I started this blog hoping to find a feeling of home in Tanzania. From my arrival in Kilimanjaro, I had to take a plane, three buses and a motorcycle taxi, but I think I found home.
As part of my assignment with Farm Radio International, I am researching its rice project in Mtwara that is supported by the Aga Khan Foundation.
So, last Thursday, Emanuela and I set out to interview a rice farmer with Moses, a broadcaster at Pride FM. We met Mabomba who has been farming rice since 2009 in Ndanda.
A thin path guided us through the rice. I stepped carefully from rock to rock. Ahead of us and barefoot, Mabomba dodged puddles and burrs with ease. When I looked up, I saw his farm was beautiful. It was a clear day. The rice shone in the sun. The wind softly whistled through the field.
Mabomba said that the Aga Khan Foundation built the irrigation system that formed the basis of the rice farm. Rice is a thirsty plant and farmers need a complex water system to help it grow. Mabomba is able to sell his rice at a profit. He was proud to say he had made enough money to send his children to secondary school.
Mabomba asked what Canada is like. We gave him our typical answer in broken Swahili – “Baridi sana. Very cold.” He was interested in the animals we have in Canada. We tried to explain what a bear is by demonstrating a big animal that growls.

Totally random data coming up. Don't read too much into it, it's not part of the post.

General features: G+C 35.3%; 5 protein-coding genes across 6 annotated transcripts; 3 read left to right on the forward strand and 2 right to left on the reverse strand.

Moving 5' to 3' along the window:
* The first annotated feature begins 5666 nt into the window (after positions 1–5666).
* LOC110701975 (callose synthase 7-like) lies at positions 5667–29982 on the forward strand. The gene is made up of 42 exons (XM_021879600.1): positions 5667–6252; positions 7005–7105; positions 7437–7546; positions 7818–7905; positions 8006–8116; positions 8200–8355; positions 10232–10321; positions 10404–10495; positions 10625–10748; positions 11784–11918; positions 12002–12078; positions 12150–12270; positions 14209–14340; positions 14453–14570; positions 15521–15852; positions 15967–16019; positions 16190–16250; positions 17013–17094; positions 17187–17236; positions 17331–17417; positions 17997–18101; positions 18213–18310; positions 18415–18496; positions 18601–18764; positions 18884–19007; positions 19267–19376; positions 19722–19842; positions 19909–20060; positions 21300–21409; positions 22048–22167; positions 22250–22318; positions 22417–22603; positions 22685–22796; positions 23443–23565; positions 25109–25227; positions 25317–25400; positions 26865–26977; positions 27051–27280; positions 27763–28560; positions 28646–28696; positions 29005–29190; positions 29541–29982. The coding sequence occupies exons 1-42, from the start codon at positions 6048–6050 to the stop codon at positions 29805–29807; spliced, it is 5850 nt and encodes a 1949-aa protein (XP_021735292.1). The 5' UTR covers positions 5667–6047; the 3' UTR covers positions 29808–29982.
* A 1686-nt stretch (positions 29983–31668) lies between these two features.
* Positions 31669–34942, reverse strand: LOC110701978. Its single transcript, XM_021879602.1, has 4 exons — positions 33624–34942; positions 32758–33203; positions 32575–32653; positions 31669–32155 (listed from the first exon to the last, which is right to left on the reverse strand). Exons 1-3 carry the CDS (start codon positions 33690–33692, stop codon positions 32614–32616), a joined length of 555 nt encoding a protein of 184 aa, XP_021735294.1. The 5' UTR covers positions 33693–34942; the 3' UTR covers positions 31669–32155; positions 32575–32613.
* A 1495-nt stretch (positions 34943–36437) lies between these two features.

“Does it kill people like a lion?” he asked. We nodded.
From the rice fields, we headed to Moses’ parents’ house, where we would be staying that night. When we got there, the first thing his mother told me was “Welcome. You are home.”
Surrounded by flowers and orange trees, Moses’ parents’ house was the first place I visited in Tanzania that really did feel like home. In the living room, the TV blasted traditional Tanzanian music and a couple of times I caught the family dancing to it. Pictures of children smiled at me on the walls and teddy bears sat on the couch. It looked like a house that was made with love.
Moses’ parents spent hours moving furniture into their guest room and cleaning it to ensure that we would be comfortable. We told them we were quite happy to have a room at all, but they insisted. On the perfectly made bed in the guest room Moses’ mother had left some folded khangas. Khangas are rectangular pieces of fabric with colourful patterns on them that Tanzanian women typically wear as skirts. I was more than thrilled to have one of my own.
Before we left the next morning, Moses’ mother told us to pick a khanga as a gift. Khangas often have a Swahili proverb on them. I chose a skirt that said “once someone gives you this, no one can take it away.” No one can take this little Tanzanian home away from me and I am so happy to have found it.